In a personal injury trial, jurors are not always told the truth.
They are not told that the defendant is really (in most cases) an insurance company that insures the car the defendant was driving.
They are not told that the defendant who was driving the car does not pay a dime towards the compensation the jury awards.
They are not told that the insurance company that insures the car pays the damages awarded.
They are not told that the insurance company picks the doctors it decides to send the injured party to.
They are not told that if the damages awarded for pain and suffering and loss of enjoyment of life are less than $127,000, then the award which they intended the plaintiff to receive will be reduced by $38,000.
The law does not permit the lawyers or the judge to tell the jurors these basic truths.
There is a jury on your trial because either or both of the lawyers involved in the case have requested a jury by filing a Jury Notice.
In a personal injury trial, members of the community are chosen randomly to attend Court to become part of the jury pool. Their names are then put into a cylinder like a bingo ball cage and names are randomly drawn. The lawyers are given names of all potential jurors and their occupations in advance. They know nothing else about the jurors. They are not allowed to ask prospective jurors about their beliefs or biases. They are not allowed to question them at all. The first 6 jurors are randomly selected by the Court Registrar. The lawyers for the plaintiffs and the lawyers for the defendant are then allowed to “challenge” any juror. A “challenge” means that the lawyer, for his or her own reasons, does not wish that particular juror to sit on their jury and asks that they be excused. Each party has 4 challenges. In very rare cases, a juror may be excused for “cause” meaning that the juror cannot in good conscience decide the case in an impartial manner.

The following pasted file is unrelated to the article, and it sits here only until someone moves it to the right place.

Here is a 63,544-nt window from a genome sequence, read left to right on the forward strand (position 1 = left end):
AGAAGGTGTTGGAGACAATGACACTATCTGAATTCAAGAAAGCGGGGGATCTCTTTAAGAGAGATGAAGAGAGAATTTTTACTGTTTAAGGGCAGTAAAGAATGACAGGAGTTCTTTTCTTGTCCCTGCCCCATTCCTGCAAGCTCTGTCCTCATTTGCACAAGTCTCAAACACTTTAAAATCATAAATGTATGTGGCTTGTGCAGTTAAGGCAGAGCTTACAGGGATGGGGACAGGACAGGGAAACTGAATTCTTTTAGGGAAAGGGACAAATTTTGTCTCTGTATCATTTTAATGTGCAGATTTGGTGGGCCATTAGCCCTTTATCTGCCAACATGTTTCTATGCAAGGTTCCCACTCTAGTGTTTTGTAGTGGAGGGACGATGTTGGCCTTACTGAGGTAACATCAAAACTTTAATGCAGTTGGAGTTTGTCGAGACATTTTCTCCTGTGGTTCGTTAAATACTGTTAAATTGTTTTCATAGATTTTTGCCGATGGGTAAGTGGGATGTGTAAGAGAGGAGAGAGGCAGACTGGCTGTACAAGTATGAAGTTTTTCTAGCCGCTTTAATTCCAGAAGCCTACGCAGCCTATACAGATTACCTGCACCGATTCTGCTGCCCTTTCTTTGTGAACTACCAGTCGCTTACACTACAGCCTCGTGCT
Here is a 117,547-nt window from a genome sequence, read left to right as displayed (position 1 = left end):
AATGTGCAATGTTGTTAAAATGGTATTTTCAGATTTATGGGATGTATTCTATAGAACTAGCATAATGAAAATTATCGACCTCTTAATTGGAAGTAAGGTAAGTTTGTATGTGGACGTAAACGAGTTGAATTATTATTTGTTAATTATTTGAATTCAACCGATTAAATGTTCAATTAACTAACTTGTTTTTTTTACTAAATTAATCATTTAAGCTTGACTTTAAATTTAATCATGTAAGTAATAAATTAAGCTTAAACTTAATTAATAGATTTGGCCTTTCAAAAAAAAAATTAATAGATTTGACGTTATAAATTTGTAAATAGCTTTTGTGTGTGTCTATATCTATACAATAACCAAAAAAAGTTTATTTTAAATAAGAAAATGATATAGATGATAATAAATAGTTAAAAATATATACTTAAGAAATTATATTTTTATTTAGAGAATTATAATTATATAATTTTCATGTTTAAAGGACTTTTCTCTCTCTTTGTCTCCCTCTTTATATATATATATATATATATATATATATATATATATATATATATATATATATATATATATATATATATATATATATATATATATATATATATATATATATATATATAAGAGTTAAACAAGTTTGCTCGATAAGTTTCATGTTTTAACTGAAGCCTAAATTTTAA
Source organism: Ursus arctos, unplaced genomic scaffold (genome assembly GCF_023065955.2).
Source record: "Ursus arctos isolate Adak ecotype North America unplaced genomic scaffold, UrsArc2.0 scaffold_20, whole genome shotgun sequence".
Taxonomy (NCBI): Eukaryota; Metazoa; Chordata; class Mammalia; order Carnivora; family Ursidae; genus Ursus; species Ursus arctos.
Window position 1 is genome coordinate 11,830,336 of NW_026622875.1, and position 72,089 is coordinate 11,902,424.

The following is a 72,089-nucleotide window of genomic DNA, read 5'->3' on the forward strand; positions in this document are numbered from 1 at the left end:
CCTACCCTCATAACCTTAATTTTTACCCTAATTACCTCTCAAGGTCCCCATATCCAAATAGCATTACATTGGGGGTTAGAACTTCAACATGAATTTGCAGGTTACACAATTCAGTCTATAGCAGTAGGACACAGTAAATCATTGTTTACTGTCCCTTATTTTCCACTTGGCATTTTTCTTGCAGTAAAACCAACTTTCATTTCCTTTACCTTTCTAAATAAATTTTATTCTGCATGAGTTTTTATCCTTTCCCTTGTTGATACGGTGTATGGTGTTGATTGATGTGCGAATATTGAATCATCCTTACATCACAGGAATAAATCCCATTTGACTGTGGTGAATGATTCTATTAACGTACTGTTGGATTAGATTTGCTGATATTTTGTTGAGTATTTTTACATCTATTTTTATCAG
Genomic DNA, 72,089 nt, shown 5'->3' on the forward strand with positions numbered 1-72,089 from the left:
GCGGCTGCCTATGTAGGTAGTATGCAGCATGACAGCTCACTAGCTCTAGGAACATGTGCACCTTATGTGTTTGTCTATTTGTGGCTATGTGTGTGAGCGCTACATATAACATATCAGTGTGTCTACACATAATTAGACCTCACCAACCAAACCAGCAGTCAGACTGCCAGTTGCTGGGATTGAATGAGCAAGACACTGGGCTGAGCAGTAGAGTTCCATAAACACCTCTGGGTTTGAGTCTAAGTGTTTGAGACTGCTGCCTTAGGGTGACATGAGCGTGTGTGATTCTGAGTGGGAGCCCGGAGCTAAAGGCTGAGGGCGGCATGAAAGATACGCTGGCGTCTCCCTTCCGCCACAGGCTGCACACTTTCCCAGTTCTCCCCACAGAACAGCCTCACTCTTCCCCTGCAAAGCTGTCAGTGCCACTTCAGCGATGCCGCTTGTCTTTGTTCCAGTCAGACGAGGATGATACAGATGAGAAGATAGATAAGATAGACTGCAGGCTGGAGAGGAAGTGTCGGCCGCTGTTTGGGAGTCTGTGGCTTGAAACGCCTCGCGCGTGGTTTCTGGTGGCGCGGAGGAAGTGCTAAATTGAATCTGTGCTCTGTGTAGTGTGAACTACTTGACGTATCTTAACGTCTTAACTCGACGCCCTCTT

There are 6 jurors in a civil trial. It takes a minimum of 5 jurors to make a decision on each issue. However, it does not have to be the same 5 jurors who agree on each issue.
Jury trials take significantly longer than trials involving a judge alone. During the course of a trial, various procedural and evidentiary issues usually arise. When the lawyers make submissions to the judge on the issues, the jurors are excused (they leave the courtroom) so that they do not hear the submissions of counsel. Unfortunately, these issues happen frequently in jury trials. This does not happen in cases involving judge alone. There are other procedural safeguards in jury trials that tend to prolong them.
No. In cases involving automobiles, there are deductibles that apply. If the jury awards compensation to an injured party (called the plaintiff) of $127,000 or less, there is a deductible of about $38,000.
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